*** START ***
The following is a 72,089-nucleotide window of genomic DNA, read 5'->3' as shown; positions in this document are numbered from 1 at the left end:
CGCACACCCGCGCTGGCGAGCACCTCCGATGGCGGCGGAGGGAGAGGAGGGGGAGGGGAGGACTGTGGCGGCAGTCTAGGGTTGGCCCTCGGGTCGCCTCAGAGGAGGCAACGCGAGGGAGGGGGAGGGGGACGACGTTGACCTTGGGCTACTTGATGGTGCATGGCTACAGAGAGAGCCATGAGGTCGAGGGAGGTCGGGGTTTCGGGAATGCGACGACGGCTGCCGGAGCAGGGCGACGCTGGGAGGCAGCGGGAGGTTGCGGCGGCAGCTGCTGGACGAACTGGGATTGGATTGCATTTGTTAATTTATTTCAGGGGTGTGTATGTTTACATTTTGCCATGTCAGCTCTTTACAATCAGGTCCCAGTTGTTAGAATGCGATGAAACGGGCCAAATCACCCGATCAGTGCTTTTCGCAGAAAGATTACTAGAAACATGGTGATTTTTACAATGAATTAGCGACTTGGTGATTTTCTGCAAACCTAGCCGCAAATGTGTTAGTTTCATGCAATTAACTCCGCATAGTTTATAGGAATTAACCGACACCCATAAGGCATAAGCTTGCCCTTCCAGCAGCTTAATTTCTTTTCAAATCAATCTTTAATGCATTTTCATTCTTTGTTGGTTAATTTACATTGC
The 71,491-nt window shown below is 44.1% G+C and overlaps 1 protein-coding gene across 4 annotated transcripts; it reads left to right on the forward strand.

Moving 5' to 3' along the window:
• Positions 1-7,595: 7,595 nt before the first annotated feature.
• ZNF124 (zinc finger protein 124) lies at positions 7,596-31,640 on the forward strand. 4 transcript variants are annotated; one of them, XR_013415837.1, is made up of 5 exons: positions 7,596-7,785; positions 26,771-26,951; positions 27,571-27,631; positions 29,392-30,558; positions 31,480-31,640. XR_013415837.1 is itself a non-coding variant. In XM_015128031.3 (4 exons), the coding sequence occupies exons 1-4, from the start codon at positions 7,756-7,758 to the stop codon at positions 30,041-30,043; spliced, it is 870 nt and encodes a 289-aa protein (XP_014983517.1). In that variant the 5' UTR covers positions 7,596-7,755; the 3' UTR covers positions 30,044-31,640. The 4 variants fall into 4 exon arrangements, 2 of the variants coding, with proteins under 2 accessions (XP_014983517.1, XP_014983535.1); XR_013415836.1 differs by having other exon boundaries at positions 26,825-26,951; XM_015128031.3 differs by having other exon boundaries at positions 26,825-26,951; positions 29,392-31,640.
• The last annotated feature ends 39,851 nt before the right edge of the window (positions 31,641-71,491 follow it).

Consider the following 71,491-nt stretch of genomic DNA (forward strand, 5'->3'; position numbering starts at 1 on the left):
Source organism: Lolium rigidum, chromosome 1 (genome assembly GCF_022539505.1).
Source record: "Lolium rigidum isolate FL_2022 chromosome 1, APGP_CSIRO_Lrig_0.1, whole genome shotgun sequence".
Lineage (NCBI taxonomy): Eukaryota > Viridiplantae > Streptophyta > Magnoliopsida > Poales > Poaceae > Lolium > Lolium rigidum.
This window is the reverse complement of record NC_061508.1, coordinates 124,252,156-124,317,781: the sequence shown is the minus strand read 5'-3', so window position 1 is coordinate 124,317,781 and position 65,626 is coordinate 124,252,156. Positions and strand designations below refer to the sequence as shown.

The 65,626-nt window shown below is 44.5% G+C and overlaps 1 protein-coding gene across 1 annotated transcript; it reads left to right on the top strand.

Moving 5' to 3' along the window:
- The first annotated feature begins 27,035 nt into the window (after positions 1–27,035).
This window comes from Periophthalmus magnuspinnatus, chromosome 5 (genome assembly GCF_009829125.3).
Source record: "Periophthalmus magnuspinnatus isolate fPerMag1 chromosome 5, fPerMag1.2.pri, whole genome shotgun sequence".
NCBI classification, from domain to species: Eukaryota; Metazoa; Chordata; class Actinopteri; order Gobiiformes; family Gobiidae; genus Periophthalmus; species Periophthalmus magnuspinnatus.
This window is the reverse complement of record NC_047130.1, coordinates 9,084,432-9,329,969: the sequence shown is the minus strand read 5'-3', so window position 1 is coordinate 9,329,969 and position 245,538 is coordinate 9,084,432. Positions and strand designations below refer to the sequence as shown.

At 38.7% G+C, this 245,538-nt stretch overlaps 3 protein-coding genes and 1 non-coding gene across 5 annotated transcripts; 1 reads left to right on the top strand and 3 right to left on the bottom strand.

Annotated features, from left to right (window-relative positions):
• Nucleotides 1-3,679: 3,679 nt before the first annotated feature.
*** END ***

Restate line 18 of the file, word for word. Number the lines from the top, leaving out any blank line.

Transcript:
NCBI classification, from domain to species: Eukaryota; Metazoa; Chordata; class Actinopteri; order Gobiiformes; family Gobiidae; genus Periophthalmus; species Periophthalmus magnuspinnatus.